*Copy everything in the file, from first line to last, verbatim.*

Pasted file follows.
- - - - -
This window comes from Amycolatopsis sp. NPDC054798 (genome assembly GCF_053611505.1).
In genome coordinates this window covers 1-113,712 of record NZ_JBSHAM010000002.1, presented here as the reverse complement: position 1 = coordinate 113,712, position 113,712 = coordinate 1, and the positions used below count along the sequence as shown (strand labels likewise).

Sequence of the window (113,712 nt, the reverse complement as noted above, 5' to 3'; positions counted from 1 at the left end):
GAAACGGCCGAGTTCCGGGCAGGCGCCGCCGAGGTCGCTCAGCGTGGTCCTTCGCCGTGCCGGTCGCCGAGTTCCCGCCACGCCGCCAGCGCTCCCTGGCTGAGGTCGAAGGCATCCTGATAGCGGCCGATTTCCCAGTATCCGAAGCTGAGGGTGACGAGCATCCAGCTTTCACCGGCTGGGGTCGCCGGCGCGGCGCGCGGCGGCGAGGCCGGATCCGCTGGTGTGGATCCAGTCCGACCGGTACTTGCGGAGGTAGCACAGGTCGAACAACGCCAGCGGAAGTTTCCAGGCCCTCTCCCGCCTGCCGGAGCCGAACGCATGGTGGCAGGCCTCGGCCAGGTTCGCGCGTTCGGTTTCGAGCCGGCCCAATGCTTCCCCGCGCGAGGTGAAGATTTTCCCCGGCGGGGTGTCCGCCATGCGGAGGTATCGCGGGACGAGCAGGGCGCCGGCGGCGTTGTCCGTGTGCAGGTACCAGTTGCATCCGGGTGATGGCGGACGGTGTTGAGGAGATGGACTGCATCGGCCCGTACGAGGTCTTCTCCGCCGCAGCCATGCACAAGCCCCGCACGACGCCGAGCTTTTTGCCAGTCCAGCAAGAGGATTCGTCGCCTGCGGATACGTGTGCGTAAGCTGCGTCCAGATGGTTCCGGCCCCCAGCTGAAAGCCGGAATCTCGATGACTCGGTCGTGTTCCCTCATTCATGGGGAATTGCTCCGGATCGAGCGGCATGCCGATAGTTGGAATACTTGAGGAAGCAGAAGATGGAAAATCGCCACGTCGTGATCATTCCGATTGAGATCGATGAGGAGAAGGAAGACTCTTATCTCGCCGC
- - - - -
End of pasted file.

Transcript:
This window comes from Amycolatopsis sp. NPDC054798 (genome assembly GCF_053611505.1).
In genome coordinates this window covers 1-113,712 of record NZ_JBSHAM010000002.1, presented here as the reverse complement: position 1 = coordinate 113,712, position 113,712 = coordinate 1, and the positions used below count along the sequence as shown (strand labels likewise).

Sequence of the window (113,712 nt, the reverse complement as noted above, 5' to 3'; positions counted from 1 at the left end):
GAAACGGCCGAGTTCCGGGCAGGCGCCGCCGAGGTCGCTCAGCGTGGTCCTTCGCCGTGCCGGTCGCCGAGTTCCCGCCACGCCGCCAGCGCTCCCTGGCTGAGGTCGAAGGCATCCTGATAGCGGCCGATTTCCCAGTATCCGAAGCTGAGGGTGACGAGCATCCAGCTTTCACCGGCTGGGGTCGCCGGCGCGGCGCGCGGCGGCGAGGCCGGATCCGCTGGTGTGGATCCAGTCCGACCGGTACTTGCGGAGGTAGCACAGGTCGAACAACGCCAGCGGAAGTTTCCAGGCCCTCTCCCGCCTGCCGGAGCCGAACGCATGGTGGCAGGCCTCGGCCAGGTTCGCGCGTTCGGTTTCGAGCCGGCCCAATGCTTCCCCGCGCGAGGTGAAGATTTTCCCCGGCGGGGTGTCCGCCATGCGGAGGTATCGCGGGACGAGCAGGGCGCCGGCGGCGTTGTCCGTGTGCAGGTACCAGTTGCATCCGGGTGATGGCGGACGGTGTTGAGGAGATGGACTGCATCGGCCCGTACGAGGTCTTCTCCGCCGCAGCCATGCACAAGCCCCGCACGACGCCGAGCTTTTTGCCAGTCCAGCAAGAGGATTCGTCGCCTGCGGATACGTGTGCGTAAGCTGCGTCCAGATGGTTCCGGCCCCCAGCTGAAAGCCGGAATCTCGATGACTCGGTCGTGTTCCCTCATTCATGGGGAATTGCTCCGGATCGAGCGGCATGCCGATAGTTGGAATACTTGAGGAAGCAGAAGATGGAAAATCGCCACGTCGTGATCATTCCGATTGAGATCGATGAGGAGAAGGAAGACTCTTATCTCGCCGC